In the beginning there was a river. Then the river became a road and branched out, spreading throughout the world and since it had been a river before, it was always hungry. The Hungry Road, Ben Okri
In the past, the ancestors that are now in my body were slaves. They were lined up in boats, tight; or they loaded goods walking from the Gulf of Mexico to the highlands.

After investigating archives, territories, documents, old voices and rituals, after interrogating plants, animals, landscapes, architecture and museums, I realized that this began in the 16th century within Western time, but the consequences continue in the present. . I recognized myself as a descendant of a people of slaves and survivors of the genocide in colonial times.

I recognize myself as Huasteco, one of the cultures most dismembered by the viceroyalty’s commercial exchange system and, at the same time, one of the most forgotten by the official narrative and academic studies in Mexico.

The series ” The homeland of images” is a section of my research, where I discovered African literature. In the work of the writer Ben Okri I felt reflected many of my thoughts. This author portrays the ” Abiku” in his novel The Hungry Road , spirits that die when having contact with suffering, so they keep visions and memories of past suffering. That inspired my way of developing my research, finding remnants of the slave episodes through stories, file review and field work, from which a series of drawings emerges with a collection of poems in Nahuatl embodied on the back of each piece, poems which in turn are the nod to a series of video performances that conceive the body as an archive, which is why it is a source of accurate knowledge, as well as an experience to heal colonial wounds.

My series of drawings seeks to be the ” abikus”, that is, it tries to show the past from the present experiences, as a form of historical recognition and empowerment of memory. The poems link the images with the exploration of the body, so the performances embody artistic research and postulate memory as a form of collective experience.

The video performances are arranged on vertical screens, in dialogue with the drawings, creating a tension between the static and the movement.

The arrangement of the drawings refers to the bodies in the slave ships. It symbolically emulates the experience of the bodies in the ships that crossed the Caribbean.

Noah Martinez


I put one foot in front of the other, then the other in front of the first,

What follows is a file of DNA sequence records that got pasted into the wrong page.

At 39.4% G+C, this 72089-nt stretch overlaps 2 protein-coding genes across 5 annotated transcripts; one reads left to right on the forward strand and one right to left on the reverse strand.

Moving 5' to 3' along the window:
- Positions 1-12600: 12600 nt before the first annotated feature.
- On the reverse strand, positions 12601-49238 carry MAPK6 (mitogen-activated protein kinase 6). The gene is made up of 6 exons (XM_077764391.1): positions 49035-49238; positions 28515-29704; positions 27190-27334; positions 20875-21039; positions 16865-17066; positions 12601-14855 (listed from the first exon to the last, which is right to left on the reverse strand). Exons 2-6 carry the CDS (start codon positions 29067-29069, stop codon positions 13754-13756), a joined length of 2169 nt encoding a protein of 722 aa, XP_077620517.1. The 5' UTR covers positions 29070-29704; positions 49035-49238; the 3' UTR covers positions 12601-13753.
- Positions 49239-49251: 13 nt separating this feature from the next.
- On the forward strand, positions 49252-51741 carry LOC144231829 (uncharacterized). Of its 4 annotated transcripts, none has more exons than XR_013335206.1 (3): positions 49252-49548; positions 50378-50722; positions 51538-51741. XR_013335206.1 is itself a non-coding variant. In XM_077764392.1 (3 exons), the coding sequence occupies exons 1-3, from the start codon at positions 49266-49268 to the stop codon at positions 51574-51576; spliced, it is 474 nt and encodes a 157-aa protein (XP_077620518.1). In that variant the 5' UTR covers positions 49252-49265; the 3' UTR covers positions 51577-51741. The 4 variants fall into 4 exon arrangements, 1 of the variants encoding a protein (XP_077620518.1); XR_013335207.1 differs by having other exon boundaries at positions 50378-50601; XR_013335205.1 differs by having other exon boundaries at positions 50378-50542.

and I only hope to be able to repeat it all over again.

The Land of Last Things, Paul Auster

Our flesh is nothing more than a throw of memory, made up of episodes that we don’t know how to evoke. Dismembered memories that speak to us in our dreams, wake us up in the middle of the morning with our bodies boiling, dripping with sweat. We feel a kind of desperate fear, because there is not much clue to understand what it is that is so frightening. There is a slight intuition that these dreams have to do with the sea, excessive weight on the spine and unbearable pain in the navel.

We do not understand much of this behavior, especially those small gestures that end up defining us, such as staring at the ground, a chronic tremor in the left knee or the bad habit of picking scabs from wounds. To all of the above, a specific action will respond: walking . All the steps taken by the bodies that precede us and we never knew. Ancestors who turned their heels away from the sea that gave them genesis, resisted the burning that the sharp stones caused on their metatarsals as they stepped on the foreign land until, finally, they dragged their feet through the dry mud of their last destiny, the one that saw them falter. The sad look of our dusty grandmothers, their injuries on our back, their air in the sigh.

The body is bigger than history is an exhibition that investigates memory, not as an abstract concept, but investigates it from the greatest certainty that was given to us, that of corporeal thought. The exhibition seeks to stop in the present to imagine what the interfaces of the past were like; he repairs the daily pains and decides to look back to find answers. The work of Noé Martínez brings these historical lacerations to the present imaginary, rescues their stories, desires and names, finds the hidden messages in the multiple layers of skin that make us up and proposes a way to retell the story of who we are. For some reason, she feels closer this time.

Mariana Villalobos


La Tempestad
May 18, 2023